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Olympic surfing: Day 1 brings joy, nerves and modest waves

By Sally Ho, Associated Press

It was surf’s up Sunday for the sport’s century-in-the-making Olympic debut as competitors were consumed emotionally by the momentous occasion and exuded the pure joy of finally making it.

For many spectators, this was the first glimpse of a beloved-though-niche competitive sport that is as wild as it is stunning.

Kanoa Igarashi is a 23-year-old Californian with dual Japanese citizenship who is surfing for Japan and has the advantage of growing up at the Olympic site, Tsurigasaki beach, about 90 miles east of Tokyo.

The young surfer summed it up this way:

“I feel like I’m representing my family, my sport, and my friends. I can’t wait to just talk to them for the rest of the day and to just enjoy watching surfing in the Olympics,” Igarashi said. “I can’t believe I said those words. We are in the Olympics!”

The nerves were clearly there, too. An Australian competitor said he wanted to puke. An American said she had a meltdown.

Yet they hid their panic beneath the surface and put on a good show despite modest waves in the morning. Surfers came out of the water beaming with pride, and so excited to finally be at the big event they’d longed to be a part of.

Day 1 had the feel of a high school prom: a highly-anticipated milestone and coming-of-age celebration that’s friendly and low-stakes, but also cements their place in the world.

“Yesterday, I actually had a little mini-meltdown because of all the nerves and anxiety that built up,” said Carissa Moore, the 28-year-old reigning world champion who surfed for the U.S. “Today, I had more of a sense of calm going into it and was like, ‘Hey, today is game day. Whatever happens, I’ve done everything I could.’ And now it’s time to have fun.”

American teammate John John Florence, 28, said he was over-thinking his wave choice, which delivered the only surprise of the day when he was the sole red-shirt heat leader not to immediately advance.

Florence, who is coming off a recent injury and knee surgery, said he was disappointed in his first performance but proved himself in the second round with elimination on the line. He landed an impressive combo and some airs to boot. The dramatic turnaround showed that the Kelly Slater protégé who is considered among today’s greatest surfers was very much back again, and just in time.

“Having that heat earlier (in the first round) kind of got the nerves out and I just didn’t overthink it as much,” Florence said. “I do really good when I just let myself surf so I just went out there and surfed the best I could in those conditions.”

The contests featured 20 men and 20 women and began at 7 a.m. with 30-minute heats featuring four surfers at a time.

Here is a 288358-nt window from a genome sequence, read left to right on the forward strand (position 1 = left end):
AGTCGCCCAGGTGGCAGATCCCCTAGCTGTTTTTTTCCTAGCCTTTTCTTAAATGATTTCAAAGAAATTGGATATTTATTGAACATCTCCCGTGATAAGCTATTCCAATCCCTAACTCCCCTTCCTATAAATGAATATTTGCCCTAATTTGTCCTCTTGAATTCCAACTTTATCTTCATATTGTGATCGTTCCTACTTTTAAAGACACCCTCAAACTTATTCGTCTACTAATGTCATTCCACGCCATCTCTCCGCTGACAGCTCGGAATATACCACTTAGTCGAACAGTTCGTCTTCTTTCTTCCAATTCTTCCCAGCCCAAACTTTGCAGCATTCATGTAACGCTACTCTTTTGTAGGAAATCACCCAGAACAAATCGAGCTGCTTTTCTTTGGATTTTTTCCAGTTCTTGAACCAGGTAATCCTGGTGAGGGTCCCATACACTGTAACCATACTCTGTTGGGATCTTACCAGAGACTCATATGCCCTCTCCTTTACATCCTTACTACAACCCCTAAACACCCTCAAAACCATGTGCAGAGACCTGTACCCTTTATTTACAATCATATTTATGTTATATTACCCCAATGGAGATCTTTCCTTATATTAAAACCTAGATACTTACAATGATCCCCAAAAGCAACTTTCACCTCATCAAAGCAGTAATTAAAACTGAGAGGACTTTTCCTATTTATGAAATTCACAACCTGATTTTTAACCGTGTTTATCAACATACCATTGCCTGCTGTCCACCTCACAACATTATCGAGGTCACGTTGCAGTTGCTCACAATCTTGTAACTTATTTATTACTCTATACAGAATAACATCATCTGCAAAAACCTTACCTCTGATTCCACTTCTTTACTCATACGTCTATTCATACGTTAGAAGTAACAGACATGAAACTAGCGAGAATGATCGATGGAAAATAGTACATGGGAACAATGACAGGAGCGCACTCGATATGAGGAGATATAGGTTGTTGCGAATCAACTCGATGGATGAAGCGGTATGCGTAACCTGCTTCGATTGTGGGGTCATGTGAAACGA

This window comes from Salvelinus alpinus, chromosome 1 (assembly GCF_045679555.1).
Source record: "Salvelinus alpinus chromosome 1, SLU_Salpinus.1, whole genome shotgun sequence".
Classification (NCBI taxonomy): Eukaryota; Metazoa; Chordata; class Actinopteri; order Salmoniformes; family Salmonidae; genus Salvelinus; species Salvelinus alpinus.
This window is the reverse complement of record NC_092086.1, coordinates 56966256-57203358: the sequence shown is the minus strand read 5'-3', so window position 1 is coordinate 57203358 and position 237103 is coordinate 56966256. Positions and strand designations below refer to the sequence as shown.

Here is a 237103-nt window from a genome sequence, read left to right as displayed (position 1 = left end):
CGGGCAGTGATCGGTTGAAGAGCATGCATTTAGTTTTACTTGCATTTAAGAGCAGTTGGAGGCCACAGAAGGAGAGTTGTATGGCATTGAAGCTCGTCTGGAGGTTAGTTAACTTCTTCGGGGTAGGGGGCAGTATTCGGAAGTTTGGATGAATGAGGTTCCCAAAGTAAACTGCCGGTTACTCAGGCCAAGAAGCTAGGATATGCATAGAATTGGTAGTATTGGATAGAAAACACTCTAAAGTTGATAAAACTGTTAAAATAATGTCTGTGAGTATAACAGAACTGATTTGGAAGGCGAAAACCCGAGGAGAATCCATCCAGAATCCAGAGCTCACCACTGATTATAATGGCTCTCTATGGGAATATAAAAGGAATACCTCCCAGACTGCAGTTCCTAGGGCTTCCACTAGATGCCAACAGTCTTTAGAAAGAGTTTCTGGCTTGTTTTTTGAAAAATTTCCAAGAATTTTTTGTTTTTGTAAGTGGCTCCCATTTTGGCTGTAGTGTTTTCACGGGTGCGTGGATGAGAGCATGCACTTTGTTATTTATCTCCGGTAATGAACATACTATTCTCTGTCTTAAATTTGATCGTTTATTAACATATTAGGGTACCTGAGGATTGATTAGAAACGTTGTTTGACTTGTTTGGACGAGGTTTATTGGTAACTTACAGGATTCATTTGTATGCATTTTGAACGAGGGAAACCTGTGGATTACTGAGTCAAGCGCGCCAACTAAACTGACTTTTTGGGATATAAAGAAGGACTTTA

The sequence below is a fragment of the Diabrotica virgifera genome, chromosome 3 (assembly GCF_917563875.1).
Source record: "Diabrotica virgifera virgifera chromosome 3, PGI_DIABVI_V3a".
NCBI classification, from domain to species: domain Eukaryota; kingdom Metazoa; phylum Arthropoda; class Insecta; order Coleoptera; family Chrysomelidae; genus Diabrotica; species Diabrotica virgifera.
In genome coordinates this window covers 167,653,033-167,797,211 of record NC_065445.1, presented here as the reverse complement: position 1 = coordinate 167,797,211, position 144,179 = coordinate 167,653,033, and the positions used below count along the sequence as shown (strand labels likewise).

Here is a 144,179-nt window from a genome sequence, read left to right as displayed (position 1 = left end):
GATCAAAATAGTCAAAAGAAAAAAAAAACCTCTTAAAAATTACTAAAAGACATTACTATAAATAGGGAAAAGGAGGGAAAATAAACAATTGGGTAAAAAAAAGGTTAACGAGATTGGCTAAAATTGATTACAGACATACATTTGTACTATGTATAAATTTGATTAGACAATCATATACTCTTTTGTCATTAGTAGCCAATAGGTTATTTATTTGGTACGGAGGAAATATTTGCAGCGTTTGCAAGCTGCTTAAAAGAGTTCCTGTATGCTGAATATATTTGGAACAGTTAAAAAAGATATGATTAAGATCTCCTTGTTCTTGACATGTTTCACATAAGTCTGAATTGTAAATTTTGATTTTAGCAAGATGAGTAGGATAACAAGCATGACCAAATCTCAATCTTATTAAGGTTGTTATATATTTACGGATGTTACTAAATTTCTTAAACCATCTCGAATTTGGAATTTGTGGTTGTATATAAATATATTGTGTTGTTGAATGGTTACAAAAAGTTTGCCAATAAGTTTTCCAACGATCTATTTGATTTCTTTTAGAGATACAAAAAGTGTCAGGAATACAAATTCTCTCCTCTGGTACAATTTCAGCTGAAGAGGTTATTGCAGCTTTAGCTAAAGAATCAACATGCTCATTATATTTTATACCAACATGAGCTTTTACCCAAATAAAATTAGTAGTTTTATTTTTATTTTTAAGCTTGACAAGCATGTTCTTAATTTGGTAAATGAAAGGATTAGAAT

The men went first in the morning with low-energy waves that required them to grind out their own power, a challenge many top-level wave chasers aren’t used to, as they typically compete in the most enviable surf sites.

But waves picked up in the afternoon thanks to a brewing typhoon that promises an even better day tomorrow when the competition goes to 1-on-1 heats.

The first-ever Olympic surfing competitions were also marked by a last-minute scramble for the International Surfing Association to find an alternate for the men’s event. Portuguese surfer Frederico Morais said late Friday that he tested positive for COVID-19 and would miss the event, prompting the governing body to confirm the alternate before Saturday’s deadline.

Surfers qualify via world tournament rankings, though each country can only have two surfers per gender.

Carlos Munoz of Costa Rica was the next male surfer eligible, and he accepted the slot before rushing to travel with the stringent pandemic rules in place for entry into Japan. He ultimately did not make it in time, so only 19 male surfers were in the water competing on the first day.

The small hiccup was hardly noted and certainly not minded by the small groups of Japanese locals who gathered just outside the perimeter on the beach in hopes of catching a glimpse of the joyous occasion.

And with tunes blaring from the beach, it seemed nothing could spoil surfing’s big Olympic day.

“I’m so stoked. It’s a special event. I’ve been training a lot in the last couple of months. I’m glad to be here,” said 27-year-old Italo Ferreira, the “Brazilian Storm” aerial master and medal contender who rode the first wave ever at an Olympic surfing event. “It’s special to everyone. It’s special for the surfers around the world and the fans. I’m so glad to be a part of this history.”

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